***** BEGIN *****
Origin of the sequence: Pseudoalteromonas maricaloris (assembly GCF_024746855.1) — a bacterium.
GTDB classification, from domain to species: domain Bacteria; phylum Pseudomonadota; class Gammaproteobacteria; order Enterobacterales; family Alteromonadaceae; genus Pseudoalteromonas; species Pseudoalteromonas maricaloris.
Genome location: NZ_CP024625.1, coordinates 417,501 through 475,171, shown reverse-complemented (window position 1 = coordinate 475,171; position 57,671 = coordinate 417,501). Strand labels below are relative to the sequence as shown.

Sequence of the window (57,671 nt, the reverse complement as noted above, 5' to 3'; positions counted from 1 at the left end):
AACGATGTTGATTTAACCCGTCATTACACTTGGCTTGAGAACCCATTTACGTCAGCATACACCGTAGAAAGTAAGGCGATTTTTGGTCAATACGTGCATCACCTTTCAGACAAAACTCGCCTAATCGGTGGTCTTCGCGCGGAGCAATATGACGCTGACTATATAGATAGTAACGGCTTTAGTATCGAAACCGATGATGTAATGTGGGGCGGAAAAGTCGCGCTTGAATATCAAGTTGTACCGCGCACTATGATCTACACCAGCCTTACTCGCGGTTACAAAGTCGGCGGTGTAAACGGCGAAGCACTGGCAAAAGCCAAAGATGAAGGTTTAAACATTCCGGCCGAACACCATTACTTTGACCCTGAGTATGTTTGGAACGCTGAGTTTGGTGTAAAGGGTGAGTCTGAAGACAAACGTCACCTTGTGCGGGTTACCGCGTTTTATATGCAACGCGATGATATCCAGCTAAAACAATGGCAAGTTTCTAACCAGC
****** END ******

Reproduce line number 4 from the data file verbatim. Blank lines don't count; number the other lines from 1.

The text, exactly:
Sequence of the window (57,671 nt, the reverse complement as noted above, 5' to 3'; positions counted from 1 at the left end):